Backhoes are some of the most versatile and useful pieces of heavy plant machinery and can be turned to a wide variety of uses beyond simple digging and loading. However, to take full advantage of a backhoe's versatility, you will need the right tool for the job — as such, backhoe manufacturers offer a wide range of specialised attachments which can be fitted to the backhoe's articulated arm, and which are offered for hire by many plant hire companies. Here are some of the most useful, along with their uses and things you should bear in mind when using them:
These devices resemble oversized pneumatic drills in form and function along very similar lines. However, with their increased size and the benefits of hydraulic power a backhoe-mounted breaker is a far more formidable piece of kit, which can be turned to a wide variety of uses. They are useful for breaking down large rocks, penetrating concrete floors and foundations, excavating frozen ground, and demolishing, with the backhoe's articulated arm providing the breaker with excellent reach for multi-storey demolitions.
If you choose to hire one of these attachments alongside a backhoe, ensure that the backhoe you have chosen is capable of dealing with the considerable weight and powerful vibrations created by breakers — you may require a backhoe with powerful shock absorbers or side struts to increase stability when the breaker arm is at full stretch. You should also ensure that the backhoe's engine and batteries have enough capacity to deal with the increased power draw of a breaker, as their use can dramatically increase fuel and power consumption.
As their name would suggest, these attachments are used for lifting and moving pallets of materials and/or equipment, and essentially turn your backhoe into a makeshift but highly effective forklift. Choosing one of these attachments can help save on hiring costs since you will not need to hire a seperate forklift, and attaching the forks to an all-terrain backhoe allows you to move pallets over rough terrain that would otherwise be impassable.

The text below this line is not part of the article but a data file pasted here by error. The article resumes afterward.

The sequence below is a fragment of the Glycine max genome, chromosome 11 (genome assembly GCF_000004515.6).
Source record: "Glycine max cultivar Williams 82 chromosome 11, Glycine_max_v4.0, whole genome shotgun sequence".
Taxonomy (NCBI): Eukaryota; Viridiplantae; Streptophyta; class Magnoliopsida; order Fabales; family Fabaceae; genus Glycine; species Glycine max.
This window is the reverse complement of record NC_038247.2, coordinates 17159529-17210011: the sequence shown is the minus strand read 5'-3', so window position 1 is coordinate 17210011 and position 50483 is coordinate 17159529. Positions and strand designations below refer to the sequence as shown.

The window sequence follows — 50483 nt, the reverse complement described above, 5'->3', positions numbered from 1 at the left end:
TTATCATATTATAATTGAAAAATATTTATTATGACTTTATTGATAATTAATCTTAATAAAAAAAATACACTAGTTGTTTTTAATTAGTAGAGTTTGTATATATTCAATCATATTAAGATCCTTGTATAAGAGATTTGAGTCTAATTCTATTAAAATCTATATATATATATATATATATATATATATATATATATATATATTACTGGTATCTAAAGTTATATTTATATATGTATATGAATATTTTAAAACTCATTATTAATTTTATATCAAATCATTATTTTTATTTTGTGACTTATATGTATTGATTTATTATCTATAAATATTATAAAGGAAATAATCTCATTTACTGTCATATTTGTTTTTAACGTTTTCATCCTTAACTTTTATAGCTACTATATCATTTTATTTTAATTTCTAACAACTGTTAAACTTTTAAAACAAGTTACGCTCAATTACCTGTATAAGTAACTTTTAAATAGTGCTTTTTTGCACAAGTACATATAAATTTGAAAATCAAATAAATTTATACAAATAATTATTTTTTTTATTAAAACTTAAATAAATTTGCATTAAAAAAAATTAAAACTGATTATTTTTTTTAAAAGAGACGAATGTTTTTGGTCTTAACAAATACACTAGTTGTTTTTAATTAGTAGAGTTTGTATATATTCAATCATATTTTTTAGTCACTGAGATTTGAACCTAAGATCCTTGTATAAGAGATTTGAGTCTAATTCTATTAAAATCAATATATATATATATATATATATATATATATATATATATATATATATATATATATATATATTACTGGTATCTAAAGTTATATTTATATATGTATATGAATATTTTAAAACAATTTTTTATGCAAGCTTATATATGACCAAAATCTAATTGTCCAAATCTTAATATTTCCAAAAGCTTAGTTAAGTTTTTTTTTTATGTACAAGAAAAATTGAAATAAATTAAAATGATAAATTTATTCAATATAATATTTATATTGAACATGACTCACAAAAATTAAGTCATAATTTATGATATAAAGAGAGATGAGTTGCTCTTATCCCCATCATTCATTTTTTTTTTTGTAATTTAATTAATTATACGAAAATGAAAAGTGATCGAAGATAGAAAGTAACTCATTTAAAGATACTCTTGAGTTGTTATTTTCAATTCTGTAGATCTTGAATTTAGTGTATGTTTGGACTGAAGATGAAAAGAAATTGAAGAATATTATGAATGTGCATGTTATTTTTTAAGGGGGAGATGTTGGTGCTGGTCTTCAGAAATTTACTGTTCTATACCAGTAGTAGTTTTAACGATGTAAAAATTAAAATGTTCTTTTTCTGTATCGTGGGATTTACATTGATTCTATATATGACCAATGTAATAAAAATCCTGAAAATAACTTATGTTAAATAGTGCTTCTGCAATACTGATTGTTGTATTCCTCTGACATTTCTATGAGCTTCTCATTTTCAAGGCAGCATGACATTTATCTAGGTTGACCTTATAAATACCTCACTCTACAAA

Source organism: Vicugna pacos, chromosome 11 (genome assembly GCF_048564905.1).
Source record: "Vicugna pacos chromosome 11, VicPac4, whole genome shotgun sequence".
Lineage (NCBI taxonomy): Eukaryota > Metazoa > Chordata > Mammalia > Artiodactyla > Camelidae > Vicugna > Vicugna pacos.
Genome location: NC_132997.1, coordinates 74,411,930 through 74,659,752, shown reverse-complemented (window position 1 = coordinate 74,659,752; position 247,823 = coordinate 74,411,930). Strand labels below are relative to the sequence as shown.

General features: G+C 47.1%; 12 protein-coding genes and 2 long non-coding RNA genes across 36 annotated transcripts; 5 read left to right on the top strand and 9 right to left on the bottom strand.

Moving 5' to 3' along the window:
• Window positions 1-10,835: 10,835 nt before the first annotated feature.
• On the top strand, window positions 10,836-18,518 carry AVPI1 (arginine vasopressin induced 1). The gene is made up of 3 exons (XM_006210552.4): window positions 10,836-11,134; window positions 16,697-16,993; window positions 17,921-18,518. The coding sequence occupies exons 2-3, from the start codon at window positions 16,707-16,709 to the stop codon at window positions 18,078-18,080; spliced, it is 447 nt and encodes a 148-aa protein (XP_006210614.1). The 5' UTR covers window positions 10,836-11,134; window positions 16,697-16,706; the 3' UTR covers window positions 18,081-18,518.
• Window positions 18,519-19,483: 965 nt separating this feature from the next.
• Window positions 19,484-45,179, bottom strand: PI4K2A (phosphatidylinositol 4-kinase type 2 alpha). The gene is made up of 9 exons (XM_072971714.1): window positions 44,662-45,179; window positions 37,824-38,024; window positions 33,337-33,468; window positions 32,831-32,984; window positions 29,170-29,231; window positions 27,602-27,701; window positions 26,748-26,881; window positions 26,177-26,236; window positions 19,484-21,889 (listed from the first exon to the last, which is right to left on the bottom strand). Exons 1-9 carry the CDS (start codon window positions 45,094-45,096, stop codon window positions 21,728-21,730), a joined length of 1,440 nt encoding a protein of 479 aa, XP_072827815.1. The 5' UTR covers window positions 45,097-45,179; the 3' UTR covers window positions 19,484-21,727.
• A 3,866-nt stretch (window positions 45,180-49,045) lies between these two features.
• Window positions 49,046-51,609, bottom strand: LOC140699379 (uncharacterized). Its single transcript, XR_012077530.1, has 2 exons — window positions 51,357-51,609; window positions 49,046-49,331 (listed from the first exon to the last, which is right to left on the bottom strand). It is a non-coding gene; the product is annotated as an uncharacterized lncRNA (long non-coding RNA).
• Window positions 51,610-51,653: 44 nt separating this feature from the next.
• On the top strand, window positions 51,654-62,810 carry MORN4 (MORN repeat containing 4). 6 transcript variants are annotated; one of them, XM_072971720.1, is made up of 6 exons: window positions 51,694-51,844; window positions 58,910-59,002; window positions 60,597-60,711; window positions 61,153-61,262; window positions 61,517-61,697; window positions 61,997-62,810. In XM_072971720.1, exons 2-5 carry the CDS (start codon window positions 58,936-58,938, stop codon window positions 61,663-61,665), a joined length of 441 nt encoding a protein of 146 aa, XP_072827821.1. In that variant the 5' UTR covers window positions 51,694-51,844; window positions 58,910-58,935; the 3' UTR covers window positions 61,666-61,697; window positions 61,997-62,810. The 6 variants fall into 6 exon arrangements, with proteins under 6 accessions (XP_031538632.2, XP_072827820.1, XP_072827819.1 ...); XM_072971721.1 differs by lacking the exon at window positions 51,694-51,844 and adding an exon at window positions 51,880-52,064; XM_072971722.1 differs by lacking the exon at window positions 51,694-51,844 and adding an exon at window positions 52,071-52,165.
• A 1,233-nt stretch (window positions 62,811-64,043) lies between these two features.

If you opt for a pallet fork attachment, you will have to decide whether you want a dedicated pallet fork attachment or flip-over forks which can be attached to a conventional backhoe bucket. Flip-over forks are much quicker and easier to attach and remove, and do not require you to remove the backhoe's bucket before they can be used — however, they generally have lower maximum loading weights than dedicated fork attachments.
A common sight at logging sites and lumber mills, these devices can be tremendously useful if you are removing trees, telegraph poles etc. from a project site. They consist of a simple but incredibly powerful grabbing claw which can carry multiple logs at a time, significantly speeding up tree clearing operations. The blades of these claws are intentionally blunted to prevent undue damage to the logs, allowing them to be used for other purposes once cleared.
Log grapples are only suitable, however, if your backhoe's arm is capable of carrying the weight of multiple large logs, and a log grapple fitted to a smaller or less stable backhoe can be a recipe for disaster. You should also make sure that the grapple you choose is well suited to the sizes of the logs you wish to move. Going too small can put a dent in efficiency and waste valuable time, while oversized grapples can cause excessive gas usage.Share
18 November 2016
Heavy construction equipment can be quite expensive to replace, so it's important to maintain it properly. That involves doing some regular maintenance according to the correct service schedules as well as making sure that your operators know how to operate the equipment correctly. If you maintain your equipment, this maintenance can end up saving your business a lot of money down the track when you can extend the usable life of the equipment that you rely on. This blog has some tips on how you can easily maintain heavy construction equipment, including how you can train operates to extend lifecycles with sensible machine operation.